Five South Dakota nursing homes have shut down in the past three years, and dozens more are losing money because the majority of their residents rely on Medicaid. At current reimbursement rates, nursing homes in the state lose about $58 a day for each resident on Medicaid, Mr. Deak said. It adds up to $66 million a year in losses statewide.

“The state has not held up its obligation to seniors,” Mr. Deak said. “How many more nursing homes closing is it going to take?”

Gov. Kristi Noem has proposed a 5 percent increase in the state’s Medicaid reimbursement rate. Mr. Deak said that would not be nearly enough to cover the losses.

The 89-bed Mobridge Care and Rehabilitation Center was rated overall as “below average” by Medicare’s Nursing Home Compare program, though for patient care, the home received four out of five stars in the agency’s assessment. The brown brick building was getting old, and had been damaged by a bad summer storm in 2018.

The nursing home had been part of a chain that switched hands and foundered financially, ultimately ending up in court-appointed receivership. In November, the receiver told a South Dakota judge that the chain’s operations were bleeding money, and that it needed to close down the two homes in the chain that were deepest in the red. Mobridge was one.

The South Dakota Department of Health did not object, and the judge agreed to the closure. Word began to spread through the home and through town: The residents had about two months to find somewhere else to go.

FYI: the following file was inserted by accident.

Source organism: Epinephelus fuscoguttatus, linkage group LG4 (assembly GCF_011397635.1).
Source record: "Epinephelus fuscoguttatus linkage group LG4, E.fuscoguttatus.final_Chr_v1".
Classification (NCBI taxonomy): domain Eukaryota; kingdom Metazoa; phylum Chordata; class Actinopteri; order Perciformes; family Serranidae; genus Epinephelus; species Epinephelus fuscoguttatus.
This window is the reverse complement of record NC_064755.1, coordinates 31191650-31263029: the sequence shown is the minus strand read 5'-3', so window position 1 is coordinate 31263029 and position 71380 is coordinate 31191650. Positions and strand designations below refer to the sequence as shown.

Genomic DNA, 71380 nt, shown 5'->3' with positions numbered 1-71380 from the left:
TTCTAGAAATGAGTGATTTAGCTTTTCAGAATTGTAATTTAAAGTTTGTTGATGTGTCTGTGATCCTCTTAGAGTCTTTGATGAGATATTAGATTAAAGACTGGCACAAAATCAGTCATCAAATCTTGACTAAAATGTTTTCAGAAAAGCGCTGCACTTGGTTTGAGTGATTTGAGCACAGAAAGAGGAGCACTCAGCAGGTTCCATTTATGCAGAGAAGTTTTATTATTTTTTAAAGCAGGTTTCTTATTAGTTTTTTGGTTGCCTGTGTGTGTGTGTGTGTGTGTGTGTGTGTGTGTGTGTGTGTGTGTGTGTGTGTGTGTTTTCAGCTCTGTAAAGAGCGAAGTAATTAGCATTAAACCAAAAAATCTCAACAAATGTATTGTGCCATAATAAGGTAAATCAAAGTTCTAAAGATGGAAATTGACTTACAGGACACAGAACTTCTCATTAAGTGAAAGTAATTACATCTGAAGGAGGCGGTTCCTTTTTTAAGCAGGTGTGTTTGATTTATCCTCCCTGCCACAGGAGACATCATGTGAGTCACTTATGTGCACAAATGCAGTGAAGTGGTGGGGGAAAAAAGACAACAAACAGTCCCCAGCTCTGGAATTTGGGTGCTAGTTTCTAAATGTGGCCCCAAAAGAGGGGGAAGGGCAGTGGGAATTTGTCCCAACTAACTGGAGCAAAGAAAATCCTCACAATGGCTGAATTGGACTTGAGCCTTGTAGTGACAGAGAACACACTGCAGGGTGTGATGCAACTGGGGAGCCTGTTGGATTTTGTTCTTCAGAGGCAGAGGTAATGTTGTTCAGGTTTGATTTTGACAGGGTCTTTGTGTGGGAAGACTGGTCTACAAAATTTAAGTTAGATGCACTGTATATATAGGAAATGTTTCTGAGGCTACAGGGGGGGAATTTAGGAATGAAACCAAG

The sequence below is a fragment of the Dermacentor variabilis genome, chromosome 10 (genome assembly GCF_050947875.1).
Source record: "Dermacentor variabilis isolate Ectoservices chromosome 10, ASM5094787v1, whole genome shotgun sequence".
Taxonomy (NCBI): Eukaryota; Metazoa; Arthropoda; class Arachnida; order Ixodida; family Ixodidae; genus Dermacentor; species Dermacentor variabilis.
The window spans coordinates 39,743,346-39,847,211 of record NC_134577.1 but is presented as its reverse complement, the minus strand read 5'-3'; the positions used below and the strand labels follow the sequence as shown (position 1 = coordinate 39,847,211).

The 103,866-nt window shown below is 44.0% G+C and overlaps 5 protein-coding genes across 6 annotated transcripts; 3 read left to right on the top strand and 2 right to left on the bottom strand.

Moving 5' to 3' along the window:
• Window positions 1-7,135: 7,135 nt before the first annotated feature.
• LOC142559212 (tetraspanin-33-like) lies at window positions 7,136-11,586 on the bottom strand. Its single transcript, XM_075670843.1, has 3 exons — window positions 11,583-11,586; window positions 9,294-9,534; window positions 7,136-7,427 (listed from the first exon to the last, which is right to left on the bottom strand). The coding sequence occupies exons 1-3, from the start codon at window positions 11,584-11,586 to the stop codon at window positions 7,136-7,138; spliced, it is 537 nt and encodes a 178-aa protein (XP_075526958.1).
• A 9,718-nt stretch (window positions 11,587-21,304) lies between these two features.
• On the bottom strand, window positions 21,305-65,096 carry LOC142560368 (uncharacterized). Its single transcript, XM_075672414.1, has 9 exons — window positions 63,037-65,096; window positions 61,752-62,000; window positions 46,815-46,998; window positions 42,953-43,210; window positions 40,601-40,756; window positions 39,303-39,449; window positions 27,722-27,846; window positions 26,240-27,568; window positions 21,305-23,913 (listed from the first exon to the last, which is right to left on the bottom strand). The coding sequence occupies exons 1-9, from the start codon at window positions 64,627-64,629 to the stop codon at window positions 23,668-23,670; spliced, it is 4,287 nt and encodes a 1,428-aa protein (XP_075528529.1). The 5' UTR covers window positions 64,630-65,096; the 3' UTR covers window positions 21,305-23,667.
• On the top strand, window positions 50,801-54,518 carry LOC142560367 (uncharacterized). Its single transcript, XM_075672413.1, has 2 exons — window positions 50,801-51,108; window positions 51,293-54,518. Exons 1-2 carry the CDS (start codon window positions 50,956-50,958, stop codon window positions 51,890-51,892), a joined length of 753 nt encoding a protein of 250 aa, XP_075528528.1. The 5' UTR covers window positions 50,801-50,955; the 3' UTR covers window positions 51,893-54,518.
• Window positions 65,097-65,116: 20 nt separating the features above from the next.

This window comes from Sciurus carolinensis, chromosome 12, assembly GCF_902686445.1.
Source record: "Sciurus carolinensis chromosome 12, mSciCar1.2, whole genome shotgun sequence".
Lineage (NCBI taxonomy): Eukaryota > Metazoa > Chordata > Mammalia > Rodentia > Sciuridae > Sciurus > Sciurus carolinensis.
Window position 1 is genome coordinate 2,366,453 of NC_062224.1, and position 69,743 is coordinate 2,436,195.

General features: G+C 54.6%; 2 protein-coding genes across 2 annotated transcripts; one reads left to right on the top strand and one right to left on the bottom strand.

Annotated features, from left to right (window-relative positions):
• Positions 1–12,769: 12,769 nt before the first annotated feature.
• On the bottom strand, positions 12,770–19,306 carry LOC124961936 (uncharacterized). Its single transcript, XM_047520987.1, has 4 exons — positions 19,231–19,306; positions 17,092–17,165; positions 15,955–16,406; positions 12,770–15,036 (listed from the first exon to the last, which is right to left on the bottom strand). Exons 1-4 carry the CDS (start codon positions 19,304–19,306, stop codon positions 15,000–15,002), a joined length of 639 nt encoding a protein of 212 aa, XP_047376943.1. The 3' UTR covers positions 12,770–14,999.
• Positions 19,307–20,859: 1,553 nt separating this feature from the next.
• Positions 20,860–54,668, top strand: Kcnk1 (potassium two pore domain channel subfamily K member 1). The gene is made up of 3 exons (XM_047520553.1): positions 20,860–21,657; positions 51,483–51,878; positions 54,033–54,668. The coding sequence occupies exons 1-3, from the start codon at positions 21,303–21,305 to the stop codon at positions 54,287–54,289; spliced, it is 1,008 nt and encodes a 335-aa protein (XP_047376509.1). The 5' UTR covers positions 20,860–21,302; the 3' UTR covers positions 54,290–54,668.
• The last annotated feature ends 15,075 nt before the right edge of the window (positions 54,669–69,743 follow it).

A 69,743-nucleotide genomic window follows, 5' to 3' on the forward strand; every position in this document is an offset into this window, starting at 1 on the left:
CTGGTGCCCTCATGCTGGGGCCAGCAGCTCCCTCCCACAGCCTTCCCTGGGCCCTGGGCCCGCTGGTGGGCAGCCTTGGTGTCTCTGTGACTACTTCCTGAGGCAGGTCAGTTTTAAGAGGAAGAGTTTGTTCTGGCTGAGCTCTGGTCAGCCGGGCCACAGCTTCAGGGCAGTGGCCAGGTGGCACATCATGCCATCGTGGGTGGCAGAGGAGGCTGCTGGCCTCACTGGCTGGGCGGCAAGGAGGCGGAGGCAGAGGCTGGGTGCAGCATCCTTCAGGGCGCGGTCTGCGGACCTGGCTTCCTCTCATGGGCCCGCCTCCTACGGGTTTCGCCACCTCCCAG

Black Hills Receiver, which had taken over operation of the nursing home, said in a November statement announcing the closure that it was working with residents, their families and employees “to make this transition as smooth as possible.” The company declined an interview request.

On paper, South Dakota and other rural states still have enough long-term care beds for people who need round-the-clock care. The problem is where they are. When a nursing home closes in a small town, the available beds are often so far away that elderly spouses cannot make the drive, and the transferred residents become cut off from the friends, church groups and relatives they have known all their lives.

Even the closest town can feel as though it is a world away when a blizzard rakes across the prairie and turns the two-lane road out of Mobridge into a billowing scarf of snow.

For six days this winter, Loretta Leonard could not make the 20-mile drive to see her husband, Dick, who is 91 and suffers from severe dementia, at his new nursing home. When he was living close by at the Mobridge home, she often visited him twice a day, sitting down at the piano to play the old polkas and hymns and Depression-era tunes their daughters sang growing up.

“He always knew me,” Ms. Leonard, 88, said. “Sometimes I wonder whether he knows me anymore.”

The part-time bus driver for the Mobridge nursing home began keeping a list as he dropped people at their new homes: “Residents Who Left.” One resident was moved to Aberdeen, 100 miles east. A husband and wife went 73 miles down Highway 12 to Ipswich. Roommates said goodbye. Fast friends landed in different homes. One person ended up in Nebraska.

“Like cattle,” said Nadine Alexander, a certified nursing assistant who worked at the Mobridge nursing home for 29 years. “They were just hauling them out.”

On the snowy day that Harold Labrensz left Mobridge for his new nursing home in North Dakota, not even the bus driver wanted to make the trip. For seven hours, they crept north along icy roads before arriving.

Mrs. Labrensz chose the facility because it was close to her son’s home, and she was able to find a small efficiency apartment just across the street from the nursing home. They spent 68 years together working their land, fishing and raising a family, and Mrs. Labrensz said she wanted to stay close.

“We spent our whole life together,” she said.

She was also close by when, three days after arriving in North Dakota, Mr. Labrensz died. The date was Jan. 31 — the same day that, 220 miles away, the Mobridge nursing home officially closed its doors.